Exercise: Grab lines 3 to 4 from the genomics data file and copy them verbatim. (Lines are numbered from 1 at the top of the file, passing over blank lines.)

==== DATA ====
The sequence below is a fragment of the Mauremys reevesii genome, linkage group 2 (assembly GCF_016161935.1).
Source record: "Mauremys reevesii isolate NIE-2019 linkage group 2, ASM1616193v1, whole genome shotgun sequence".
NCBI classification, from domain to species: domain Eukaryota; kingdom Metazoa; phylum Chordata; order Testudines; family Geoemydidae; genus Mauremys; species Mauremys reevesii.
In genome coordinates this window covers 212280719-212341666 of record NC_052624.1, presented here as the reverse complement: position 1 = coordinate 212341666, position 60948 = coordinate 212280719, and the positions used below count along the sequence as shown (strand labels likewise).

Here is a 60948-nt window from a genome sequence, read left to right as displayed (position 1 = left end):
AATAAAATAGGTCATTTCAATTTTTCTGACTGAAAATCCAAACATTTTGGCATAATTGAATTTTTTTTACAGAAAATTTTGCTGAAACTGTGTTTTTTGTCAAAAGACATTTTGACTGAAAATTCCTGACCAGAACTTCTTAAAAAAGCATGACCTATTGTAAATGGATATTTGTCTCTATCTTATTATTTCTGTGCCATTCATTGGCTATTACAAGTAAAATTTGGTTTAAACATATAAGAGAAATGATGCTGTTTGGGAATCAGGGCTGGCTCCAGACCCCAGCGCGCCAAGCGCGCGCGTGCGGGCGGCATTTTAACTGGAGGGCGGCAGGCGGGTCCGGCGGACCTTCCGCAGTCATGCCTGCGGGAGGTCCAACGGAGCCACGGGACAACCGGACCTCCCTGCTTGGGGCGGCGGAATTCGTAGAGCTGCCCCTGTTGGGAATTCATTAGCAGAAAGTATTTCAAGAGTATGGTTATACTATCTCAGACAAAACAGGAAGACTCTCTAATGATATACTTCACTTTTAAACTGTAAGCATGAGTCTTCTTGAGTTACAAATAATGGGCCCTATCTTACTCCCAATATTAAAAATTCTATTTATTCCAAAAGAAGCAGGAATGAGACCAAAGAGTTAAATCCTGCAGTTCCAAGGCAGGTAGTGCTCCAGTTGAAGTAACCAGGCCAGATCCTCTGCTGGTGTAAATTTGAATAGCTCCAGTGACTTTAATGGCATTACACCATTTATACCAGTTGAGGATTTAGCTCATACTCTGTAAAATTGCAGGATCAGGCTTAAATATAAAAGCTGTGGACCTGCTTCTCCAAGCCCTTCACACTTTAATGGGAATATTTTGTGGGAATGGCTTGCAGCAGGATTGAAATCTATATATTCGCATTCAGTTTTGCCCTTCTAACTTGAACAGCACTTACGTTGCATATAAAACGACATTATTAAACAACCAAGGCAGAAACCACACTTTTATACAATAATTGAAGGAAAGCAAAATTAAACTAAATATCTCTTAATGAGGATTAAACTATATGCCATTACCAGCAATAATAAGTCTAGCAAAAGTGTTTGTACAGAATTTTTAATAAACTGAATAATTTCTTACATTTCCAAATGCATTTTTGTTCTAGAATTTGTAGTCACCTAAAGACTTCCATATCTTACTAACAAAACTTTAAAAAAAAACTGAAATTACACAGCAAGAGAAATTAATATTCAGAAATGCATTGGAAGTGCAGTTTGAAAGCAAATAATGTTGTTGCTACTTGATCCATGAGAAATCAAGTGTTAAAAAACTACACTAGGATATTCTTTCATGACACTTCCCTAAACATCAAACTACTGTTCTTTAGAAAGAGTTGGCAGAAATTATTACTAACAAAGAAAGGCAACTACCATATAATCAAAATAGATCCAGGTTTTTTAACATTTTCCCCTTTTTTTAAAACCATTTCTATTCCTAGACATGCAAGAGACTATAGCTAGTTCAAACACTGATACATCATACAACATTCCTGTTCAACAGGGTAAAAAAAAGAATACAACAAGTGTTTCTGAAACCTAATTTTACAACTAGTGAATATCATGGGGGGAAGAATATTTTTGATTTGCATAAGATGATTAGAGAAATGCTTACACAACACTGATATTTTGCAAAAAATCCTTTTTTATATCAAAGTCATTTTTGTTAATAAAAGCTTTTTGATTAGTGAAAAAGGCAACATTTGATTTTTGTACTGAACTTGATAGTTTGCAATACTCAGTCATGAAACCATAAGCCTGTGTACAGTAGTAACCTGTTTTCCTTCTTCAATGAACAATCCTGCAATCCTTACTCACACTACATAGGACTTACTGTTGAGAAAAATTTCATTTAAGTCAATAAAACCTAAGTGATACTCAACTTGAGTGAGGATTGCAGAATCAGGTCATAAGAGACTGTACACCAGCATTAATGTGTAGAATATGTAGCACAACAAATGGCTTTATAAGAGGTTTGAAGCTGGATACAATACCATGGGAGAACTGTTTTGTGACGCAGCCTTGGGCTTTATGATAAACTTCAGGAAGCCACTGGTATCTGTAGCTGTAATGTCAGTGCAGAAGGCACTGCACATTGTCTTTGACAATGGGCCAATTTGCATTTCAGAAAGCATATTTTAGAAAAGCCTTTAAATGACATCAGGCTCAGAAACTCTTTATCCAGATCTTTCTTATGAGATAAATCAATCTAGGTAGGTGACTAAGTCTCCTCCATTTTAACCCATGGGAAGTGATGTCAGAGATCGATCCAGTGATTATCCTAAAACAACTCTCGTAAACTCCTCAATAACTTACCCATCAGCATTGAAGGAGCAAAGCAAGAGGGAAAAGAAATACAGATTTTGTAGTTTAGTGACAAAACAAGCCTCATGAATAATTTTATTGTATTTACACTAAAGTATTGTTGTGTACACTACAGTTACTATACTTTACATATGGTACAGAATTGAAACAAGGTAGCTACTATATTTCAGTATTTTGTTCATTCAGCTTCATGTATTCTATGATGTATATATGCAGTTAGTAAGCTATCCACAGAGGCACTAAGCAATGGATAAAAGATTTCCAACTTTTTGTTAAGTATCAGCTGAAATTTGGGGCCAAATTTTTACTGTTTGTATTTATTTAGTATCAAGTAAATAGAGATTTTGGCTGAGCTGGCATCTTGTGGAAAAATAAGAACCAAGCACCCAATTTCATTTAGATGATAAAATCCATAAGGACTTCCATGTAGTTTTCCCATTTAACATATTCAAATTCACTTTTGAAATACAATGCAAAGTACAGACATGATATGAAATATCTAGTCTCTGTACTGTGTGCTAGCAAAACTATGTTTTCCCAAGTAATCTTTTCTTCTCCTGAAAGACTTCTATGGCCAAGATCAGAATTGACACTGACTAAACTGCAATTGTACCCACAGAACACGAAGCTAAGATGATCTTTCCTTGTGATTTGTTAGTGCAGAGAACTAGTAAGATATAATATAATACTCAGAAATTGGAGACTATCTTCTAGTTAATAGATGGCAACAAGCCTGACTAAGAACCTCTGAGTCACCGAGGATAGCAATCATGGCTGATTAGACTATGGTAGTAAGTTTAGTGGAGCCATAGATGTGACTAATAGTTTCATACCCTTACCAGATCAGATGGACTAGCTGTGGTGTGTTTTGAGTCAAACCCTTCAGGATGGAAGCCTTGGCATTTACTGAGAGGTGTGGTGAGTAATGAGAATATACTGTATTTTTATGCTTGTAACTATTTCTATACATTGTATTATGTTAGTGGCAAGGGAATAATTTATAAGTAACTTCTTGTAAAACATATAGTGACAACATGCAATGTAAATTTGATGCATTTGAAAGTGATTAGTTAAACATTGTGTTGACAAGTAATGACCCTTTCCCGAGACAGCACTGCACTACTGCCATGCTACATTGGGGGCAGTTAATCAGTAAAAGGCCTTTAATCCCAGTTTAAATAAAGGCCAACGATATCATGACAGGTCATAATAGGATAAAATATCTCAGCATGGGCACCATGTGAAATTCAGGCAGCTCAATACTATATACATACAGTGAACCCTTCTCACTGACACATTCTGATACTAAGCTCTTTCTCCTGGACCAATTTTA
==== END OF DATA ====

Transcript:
NCBI classification, from domain to species: domain Eukaryota; kingdom Metazoa; phylum Chordata; order Testudines; family Geoemydidae; genus Mauremys; species Mauremys reevesii.
In genome coordinates this window covers 212280719-212341666 of record NC_052624.1, presented here as the reverse complement: position 1 = coordinate 212341666, position 60948 = coordinate 212280719, and the positions used below count along the sequence as shown (strand labels likewise).